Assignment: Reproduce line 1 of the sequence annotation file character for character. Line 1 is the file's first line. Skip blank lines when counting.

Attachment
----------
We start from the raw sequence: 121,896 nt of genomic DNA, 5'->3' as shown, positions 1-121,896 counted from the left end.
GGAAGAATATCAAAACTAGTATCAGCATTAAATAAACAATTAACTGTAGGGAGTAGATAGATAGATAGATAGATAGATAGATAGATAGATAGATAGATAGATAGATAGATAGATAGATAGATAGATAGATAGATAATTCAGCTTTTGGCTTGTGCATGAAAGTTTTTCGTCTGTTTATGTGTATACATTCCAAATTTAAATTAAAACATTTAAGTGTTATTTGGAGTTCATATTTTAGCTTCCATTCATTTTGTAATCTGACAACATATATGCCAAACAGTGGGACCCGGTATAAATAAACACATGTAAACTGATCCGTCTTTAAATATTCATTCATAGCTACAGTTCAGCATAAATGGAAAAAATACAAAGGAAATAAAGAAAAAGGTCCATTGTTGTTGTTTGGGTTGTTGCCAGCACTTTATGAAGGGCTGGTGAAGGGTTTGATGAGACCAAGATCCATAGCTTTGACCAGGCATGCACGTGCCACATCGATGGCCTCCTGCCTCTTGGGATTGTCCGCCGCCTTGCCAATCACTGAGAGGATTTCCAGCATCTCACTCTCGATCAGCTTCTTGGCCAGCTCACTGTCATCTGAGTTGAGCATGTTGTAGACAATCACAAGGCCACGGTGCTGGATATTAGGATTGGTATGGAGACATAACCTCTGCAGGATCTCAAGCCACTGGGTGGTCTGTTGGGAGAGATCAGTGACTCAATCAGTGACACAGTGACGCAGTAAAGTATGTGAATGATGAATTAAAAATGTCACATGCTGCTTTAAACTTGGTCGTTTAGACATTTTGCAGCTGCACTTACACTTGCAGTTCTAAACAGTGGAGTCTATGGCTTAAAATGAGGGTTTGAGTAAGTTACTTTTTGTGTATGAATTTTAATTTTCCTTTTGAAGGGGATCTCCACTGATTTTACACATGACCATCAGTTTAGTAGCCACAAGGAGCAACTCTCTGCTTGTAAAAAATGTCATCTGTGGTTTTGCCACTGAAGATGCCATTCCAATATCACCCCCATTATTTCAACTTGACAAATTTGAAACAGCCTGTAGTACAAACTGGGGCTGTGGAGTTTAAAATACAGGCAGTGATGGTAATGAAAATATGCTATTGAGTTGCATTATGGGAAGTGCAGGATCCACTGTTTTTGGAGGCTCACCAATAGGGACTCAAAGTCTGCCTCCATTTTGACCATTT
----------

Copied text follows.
We start from the raw sequence: 121,896 nt of genomic DNA, 5'->3' as shown, positions 1-121,896 counted from the left end.